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  • Writer's pictureProfiles in Catholicism

An Interview with Ruadhan Jones

Gordon: Where did you attend University, what was your major, and what degrees did you earn?

Ruadhan: I attended University College Cork (UCC), in the south of Ireland. It was my local university and I majored in Film and Screen media, with a minor in English. It was a mixture of practical and theory – we made at least one film every year, which was a pleasure and I found the practical side more to my liking.

I was blessed to have a small, but strong Catholic community in the college. The Faith in Ireland is not as strong as it once was, at least numerically, and having grown up a Catholic, I was nervous that heading to a secular environment would be a challenge. It was, but proved to be a pleasant one, as I deepened in my faith and made a number of close friends.

Our Catholic society had a strong international flavour. There were a good number of Americans, including my future wife!

Gordon: When and why did you decide to be a Journalist?

Ruadhan: I studied at UCC from 2015-2018. When I finished up, I didn't know what I wanted to do, so I took some time to work, save up money and do some traveling. I headed to the US for two months, taking advantage of the hospitality of friends I had made in Ireland and staying in spare beds across the country. It was on that trip that myself and my wife decided to try out a long-distance relationship – we got married in May 2021, deep in the heart of the pandemic.

Coming home in late 2018, I continued working, saving, and wondering what to do. I knew I wanted to do a master's somehow related to writing and English, but I wanted a practical degree. I chose journalism spontaneously, doing a Masters in Technological University Dublin (TUD). It was an excellent course and from that I got an internship with The Irish Catholic. This was right at the start of lockdown (April 2020), so it was remote.

As it happened, they were looking to take on a new journalist and offered me a role. I started part-time, then full-time and here I am, almost two years on and still working for them.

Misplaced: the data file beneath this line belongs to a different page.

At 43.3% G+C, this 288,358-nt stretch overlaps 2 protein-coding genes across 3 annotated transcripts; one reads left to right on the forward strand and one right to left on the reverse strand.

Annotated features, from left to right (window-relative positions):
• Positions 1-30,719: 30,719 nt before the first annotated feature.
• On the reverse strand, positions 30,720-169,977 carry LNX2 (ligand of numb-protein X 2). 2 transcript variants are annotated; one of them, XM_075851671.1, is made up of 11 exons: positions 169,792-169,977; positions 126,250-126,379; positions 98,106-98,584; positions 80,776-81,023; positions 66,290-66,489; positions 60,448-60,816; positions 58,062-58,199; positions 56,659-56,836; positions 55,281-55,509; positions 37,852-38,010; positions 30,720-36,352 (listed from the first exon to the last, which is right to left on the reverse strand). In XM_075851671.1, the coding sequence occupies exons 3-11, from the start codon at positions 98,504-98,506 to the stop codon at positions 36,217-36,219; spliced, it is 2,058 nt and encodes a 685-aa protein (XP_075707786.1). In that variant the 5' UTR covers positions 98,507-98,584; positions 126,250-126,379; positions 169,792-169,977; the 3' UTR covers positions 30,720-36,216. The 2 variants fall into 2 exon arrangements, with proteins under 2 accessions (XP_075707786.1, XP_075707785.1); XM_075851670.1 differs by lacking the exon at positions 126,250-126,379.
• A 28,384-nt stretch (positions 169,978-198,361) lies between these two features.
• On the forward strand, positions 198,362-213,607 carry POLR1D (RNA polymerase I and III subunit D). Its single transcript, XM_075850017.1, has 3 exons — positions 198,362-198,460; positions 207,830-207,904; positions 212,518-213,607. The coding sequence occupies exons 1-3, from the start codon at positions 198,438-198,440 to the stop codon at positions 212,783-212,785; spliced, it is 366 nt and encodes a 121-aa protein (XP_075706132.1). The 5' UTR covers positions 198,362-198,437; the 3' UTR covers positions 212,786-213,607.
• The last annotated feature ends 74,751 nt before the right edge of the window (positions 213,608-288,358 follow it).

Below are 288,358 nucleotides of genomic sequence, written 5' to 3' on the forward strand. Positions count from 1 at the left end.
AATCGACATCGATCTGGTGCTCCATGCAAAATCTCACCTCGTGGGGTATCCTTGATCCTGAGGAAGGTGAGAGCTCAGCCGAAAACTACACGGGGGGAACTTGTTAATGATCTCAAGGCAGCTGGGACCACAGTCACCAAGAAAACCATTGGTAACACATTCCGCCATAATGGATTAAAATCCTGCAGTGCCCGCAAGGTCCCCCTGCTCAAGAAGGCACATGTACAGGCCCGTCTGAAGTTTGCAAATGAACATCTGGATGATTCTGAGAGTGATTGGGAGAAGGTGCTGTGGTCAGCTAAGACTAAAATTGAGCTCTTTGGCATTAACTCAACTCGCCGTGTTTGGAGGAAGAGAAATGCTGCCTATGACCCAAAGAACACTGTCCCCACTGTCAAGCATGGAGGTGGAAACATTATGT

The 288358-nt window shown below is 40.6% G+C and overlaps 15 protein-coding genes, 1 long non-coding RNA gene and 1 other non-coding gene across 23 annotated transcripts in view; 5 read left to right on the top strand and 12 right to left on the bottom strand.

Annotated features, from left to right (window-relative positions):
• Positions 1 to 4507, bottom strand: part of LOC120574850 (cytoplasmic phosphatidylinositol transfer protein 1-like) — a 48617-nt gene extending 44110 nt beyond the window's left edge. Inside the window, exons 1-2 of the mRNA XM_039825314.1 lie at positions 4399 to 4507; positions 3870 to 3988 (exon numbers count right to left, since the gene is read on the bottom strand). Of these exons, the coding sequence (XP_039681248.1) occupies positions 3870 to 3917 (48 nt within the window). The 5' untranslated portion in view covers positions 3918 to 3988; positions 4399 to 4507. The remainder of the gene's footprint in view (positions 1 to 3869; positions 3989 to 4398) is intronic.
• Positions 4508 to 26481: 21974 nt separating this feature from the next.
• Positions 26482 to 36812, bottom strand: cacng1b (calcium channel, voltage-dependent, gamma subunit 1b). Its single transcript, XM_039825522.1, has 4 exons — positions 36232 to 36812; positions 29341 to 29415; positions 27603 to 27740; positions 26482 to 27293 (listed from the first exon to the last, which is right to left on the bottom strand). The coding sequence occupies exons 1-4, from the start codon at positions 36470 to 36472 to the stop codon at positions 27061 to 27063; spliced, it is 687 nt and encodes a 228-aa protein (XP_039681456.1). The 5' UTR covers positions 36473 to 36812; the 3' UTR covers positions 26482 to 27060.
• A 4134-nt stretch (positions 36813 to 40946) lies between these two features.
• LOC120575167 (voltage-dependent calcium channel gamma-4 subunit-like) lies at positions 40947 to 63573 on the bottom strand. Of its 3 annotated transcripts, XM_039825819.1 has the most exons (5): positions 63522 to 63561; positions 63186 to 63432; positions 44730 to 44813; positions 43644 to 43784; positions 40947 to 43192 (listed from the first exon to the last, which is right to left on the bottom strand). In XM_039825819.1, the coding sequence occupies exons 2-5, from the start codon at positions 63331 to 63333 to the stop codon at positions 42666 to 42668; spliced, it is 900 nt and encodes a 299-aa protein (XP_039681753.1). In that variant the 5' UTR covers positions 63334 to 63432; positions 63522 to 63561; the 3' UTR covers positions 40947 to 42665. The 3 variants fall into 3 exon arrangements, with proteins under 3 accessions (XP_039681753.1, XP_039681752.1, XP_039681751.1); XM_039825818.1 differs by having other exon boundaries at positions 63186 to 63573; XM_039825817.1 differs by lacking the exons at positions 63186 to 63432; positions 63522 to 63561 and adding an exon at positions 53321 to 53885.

Gordon: What was the first article that you wrote that was published?

Ruadhan: My first published article was about the popular cult emerging around a young Irish nun who had died in an earthquake in 2016. It was a two-page feature on her life and the great devotion that had arisen around her. It was, to my surprise and delight, the front-page story in The Irish Catholic that week!

Gordon: What are some of your favorite subjects that you report on?

Ruadhan: My paper has a compact team which means that we all get an opportunity to work on the various parts of the paper. That means lifestyle features to hard-hitting news stories, two-page features to detailed analysis. I get to work on a weekly profile feature, not dissimilar to this interview, and I think at this point it involves my favourite subject – people.

I enjoy talking to old missionary priests and nuns who have spent 50 years out on the missions in Africa, Asia, South America – you name it and we have a religious there. But also, I like talking to young people here in Ireland. It is a difficult time for Catholics in Ireland and young people and old alike make a great counter-cultural commitment in remaining true to the Faith. It is a good thing to hear and report on their stories.

As well as that, I enjoy digging around for news stories, trying to make use of my position to highlight the good as well as the bad going on in the world. The mainstream media have little interest in religious affairs, so we play an important role in giving an outlet to the Catholic perspective in Ireland, fighting our own corner however we can.

Gordon: You also do a film and TV podcast, The Catholic Index, for Radio Maria Ireland – how did that come about?

Ruadhan: The Catholic Index is a bit of a pet project. I was invited by a priest I know to come onto a breakfast show weekly to do a book or film review in 2018, which I did gladly. After doing that for a year, I offered to take on a weekly slot of my own, which I co-host with my brother.

It's an opportunity for me to make use of my academic backgrounds and an outlet for my love of the arts. We host a website as well,, where we review the arts with a Catholic eye.

Gordon: Some of our readers may know you as a cricketer. For those who may not, please share some information about your involvement in this sport.

I played for underage Irish international teams, as well as for my local semi-professional team. I continue to play it recreationally for my club in Cork, Cork Harlequins. It is a passion of mine and has been a great outlet to fruitfully employ my talents.

Gordon: Thank you for a great interview.


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